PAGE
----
Happy birthday. The Channelopathist turned three last week, i.e. exactly three years ago we started writing regular blog posts on epilepsy and genes, starting with a post on how SCN2A was rediscovered in neurodevelopmental disorders. Since we had many new subscribers last year, I thought that I could use this opportunity to write a brief post on how you can get started on Beyond The Ion Channel and how you can navigate our blog. Continue reading
Where do you see yourself in ten years? You probably might not imagine yourself wearing Ninja Turtle pajama pants, getting up at 4:00 in the morning for a teleconference. For some reason, I kept track of my very early beginnings in epilepsy genetics when I was still a medical student. According to my calendar, today is precisely my tenth anniversary in epilepsy genetics, a day that I refer to as Red Johanna Day. Let’s revisit what happened over the last decade and what I learned from my mentors and friends in the field. And let’s find out about the Ninja Turtles. Continue reading
Update. I re-read one of my older posts when I went through Dennis’ recent discussion on the lessons learned during his PhD, which also included his advice on how to keep your motivation up. Two years ago, I actually wondered where motivation for science comes from in general. Are we driven largely by egoistic motives like money or fame, or are there different factors at play? I am re-blogging one of our old posts from 2012 with minor 2014 updates. These were the answers that I came up with back then. I think they are still relevant. Continue reading
Converging thoughts. During late 2013, I had several unrelated discussions about the possible role of genetic modifiers of SCN1A in Dravet Syndrome. To some extent, SCN1A is a paradox. One the one hand, the connection between Dravet Syndrome and SCN1A is one of the clearest connections between gene and disease that we see in genetic epilepsies. On the other hand, we see a remarkable phenotypic heterogeneity in families, and some presumably pathogenic SCN1A variants can also be identified in unaffected control individuals. This leaves us with the question whether there are genetic modifiers in Dravet Syndrome that might help provide some insight into additional mechanisms of disease. This post is a collection of 10 individual thoughts that emerged during the discussions last year. Continue reading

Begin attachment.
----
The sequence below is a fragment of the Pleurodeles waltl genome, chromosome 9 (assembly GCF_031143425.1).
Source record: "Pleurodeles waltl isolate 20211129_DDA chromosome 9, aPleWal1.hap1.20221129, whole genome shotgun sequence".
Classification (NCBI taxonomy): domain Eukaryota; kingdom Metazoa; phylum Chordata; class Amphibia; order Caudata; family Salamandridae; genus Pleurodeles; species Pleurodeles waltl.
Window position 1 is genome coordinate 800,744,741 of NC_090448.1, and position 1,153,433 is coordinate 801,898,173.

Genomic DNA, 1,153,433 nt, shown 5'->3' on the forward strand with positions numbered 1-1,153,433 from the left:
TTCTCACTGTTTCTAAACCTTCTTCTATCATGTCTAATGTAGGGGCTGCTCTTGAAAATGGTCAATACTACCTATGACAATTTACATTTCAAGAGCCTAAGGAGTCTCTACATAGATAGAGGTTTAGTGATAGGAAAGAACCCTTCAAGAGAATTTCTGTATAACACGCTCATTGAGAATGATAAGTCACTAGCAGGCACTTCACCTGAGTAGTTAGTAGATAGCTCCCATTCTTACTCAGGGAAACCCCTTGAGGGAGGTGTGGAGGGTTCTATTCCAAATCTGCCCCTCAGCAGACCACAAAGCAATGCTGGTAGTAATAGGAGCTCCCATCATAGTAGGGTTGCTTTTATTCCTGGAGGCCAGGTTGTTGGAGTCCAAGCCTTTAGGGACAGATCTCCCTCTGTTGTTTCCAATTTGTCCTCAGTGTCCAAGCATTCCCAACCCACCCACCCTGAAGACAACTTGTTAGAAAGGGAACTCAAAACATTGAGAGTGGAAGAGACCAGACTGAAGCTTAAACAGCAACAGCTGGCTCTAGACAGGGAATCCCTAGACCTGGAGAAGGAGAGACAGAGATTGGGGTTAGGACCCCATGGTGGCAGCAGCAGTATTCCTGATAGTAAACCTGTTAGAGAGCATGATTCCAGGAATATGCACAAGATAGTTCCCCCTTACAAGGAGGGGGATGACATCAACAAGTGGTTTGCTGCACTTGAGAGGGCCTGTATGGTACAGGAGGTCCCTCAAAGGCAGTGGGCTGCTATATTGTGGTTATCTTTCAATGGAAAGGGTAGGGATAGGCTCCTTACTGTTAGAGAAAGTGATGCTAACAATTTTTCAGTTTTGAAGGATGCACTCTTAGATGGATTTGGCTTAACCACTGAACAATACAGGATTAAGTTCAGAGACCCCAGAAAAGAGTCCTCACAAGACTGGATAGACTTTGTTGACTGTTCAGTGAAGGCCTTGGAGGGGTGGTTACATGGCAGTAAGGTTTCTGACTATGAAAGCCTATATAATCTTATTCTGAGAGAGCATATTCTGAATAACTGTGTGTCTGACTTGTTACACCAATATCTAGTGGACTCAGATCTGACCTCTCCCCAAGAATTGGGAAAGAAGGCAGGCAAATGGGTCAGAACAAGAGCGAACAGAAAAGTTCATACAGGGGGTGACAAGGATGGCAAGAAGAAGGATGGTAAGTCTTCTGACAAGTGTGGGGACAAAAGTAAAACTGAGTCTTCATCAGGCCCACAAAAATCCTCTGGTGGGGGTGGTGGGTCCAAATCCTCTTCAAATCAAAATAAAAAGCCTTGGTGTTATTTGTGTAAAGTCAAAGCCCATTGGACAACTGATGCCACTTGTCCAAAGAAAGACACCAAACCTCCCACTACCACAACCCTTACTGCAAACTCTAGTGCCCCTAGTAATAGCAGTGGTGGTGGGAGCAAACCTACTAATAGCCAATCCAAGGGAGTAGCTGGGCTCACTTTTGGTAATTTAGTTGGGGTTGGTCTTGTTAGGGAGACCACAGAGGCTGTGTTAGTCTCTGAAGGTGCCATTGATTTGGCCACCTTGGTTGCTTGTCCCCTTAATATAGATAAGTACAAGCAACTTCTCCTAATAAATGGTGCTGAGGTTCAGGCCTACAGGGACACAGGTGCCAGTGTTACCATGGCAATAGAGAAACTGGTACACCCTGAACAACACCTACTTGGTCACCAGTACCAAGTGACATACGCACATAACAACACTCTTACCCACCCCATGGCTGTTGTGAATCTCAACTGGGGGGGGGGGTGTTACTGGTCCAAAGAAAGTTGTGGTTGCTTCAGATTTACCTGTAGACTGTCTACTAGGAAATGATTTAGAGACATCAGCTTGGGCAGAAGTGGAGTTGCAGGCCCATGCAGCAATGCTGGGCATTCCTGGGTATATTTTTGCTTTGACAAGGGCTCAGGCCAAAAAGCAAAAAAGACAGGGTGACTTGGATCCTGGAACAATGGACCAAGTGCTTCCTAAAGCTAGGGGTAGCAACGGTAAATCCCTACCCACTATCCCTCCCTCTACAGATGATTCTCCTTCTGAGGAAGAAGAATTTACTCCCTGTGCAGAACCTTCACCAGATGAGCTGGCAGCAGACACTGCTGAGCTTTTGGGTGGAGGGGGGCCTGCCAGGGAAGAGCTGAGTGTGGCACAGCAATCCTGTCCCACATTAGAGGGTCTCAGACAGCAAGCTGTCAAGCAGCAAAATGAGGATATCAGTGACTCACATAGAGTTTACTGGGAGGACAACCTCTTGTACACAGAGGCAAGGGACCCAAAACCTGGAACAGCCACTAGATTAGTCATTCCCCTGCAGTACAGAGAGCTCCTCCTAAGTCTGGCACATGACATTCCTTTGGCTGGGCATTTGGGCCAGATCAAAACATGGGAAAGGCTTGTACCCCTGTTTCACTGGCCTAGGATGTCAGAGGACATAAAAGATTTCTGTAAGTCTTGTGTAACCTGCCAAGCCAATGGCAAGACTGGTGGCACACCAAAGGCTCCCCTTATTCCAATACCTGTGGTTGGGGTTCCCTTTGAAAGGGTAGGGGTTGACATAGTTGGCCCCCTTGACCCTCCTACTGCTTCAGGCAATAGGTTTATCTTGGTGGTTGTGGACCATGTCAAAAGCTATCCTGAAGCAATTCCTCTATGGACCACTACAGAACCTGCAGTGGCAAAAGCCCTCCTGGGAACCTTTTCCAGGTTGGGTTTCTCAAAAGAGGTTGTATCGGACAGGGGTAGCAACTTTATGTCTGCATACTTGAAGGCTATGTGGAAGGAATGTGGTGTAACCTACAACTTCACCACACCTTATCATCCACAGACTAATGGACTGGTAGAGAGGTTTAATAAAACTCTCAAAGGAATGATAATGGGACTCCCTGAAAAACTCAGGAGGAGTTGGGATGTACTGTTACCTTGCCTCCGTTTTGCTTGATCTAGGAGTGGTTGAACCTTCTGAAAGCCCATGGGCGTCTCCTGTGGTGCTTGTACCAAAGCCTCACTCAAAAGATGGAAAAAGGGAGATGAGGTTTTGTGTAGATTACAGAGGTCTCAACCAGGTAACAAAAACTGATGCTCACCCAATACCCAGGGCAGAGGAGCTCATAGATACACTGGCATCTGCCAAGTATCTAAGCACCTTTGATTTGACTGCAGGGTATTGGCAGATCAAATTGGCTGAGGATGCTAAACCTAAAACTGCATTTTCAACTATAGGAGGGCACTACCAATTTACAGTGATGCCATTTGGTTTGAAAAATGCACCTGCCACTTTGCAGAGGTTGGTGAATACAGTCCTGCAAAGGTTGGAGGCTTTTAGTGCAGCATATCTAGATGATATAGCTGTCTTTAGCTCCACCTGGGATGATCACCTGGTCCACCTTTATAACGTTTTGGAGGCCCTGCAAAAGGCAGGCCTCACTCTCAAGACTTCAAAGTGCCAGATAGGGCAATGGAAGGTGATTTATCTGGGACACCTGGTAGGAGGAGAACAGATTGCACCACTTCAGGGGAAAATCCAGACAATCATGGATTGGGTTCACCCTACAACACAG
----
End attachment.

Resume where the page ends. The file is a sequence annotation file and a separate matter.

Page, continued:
Gene of the year. Let’s take a minute to look back at the very busy year of 2013. There were major advances in many areas of epilepsy genetics. First and foremost, massive (and I mean massive) progress has been made in the genetics of the epileptic encephalopathies, where de novo mutations have been identified as a major source of genetic morbidity. Secondly, the new technologies have made it possible to identify several novel genes for various epilepsy types. Out of these genes, we have again selected the most important finding in 2013. And the gene finding of the year is… Continue reading
A how-to guide. July is going to be a slow month for the EuroEPINOMICS blog. Both Roland and I are going on vacation and we will use this time to migrate the entire blog to a more stable and supported server environment. While this always sounds like a quick thing to do, it involves much testing, experimenting and debating and that’s why the Channelopathist will be closed for the month of July. However, we wanted to use this time to provide our readers with brief instructions on how to navigate this blog and our past entries. Speaking of vacation, how far have you traveled beyond the ion channel? Continue reading
The one question. Early during my doctoral thesis I was confronted with the one big question in life science. The one question that you should always ask yourself when doing research. “What is the paper going to look like?” Don’t get me wrong, there is much, much more to science than publishing, but in this post, I would like to reflect on our attitude towards publications and suggestions how we could do better. And this also includes myself. Continue reading
Why are we doing what we are doing? Academic research appears to be a rat race of high-strung egomaniacs fighting for grant money, impact factors and ultimately their scientific legacy. In this constant struggle you either make it or you don’t, you publish or perish, depending on how good you can elbow your way through. And finally, make no mistake, it’s all about the money. Unfortunately, many young researchers are given this dire, coldhearted perspective by senior scientists and supervisors. Your PhD either results in a Nature or Science paper or you’re gone. Family? Not my problem. Holidays? Why are you even asking. This blog post is about the hidden secrets of human motivation, trying to point out some basic fallacies in these arguments. My brief answer to this is: “This is so 1995…”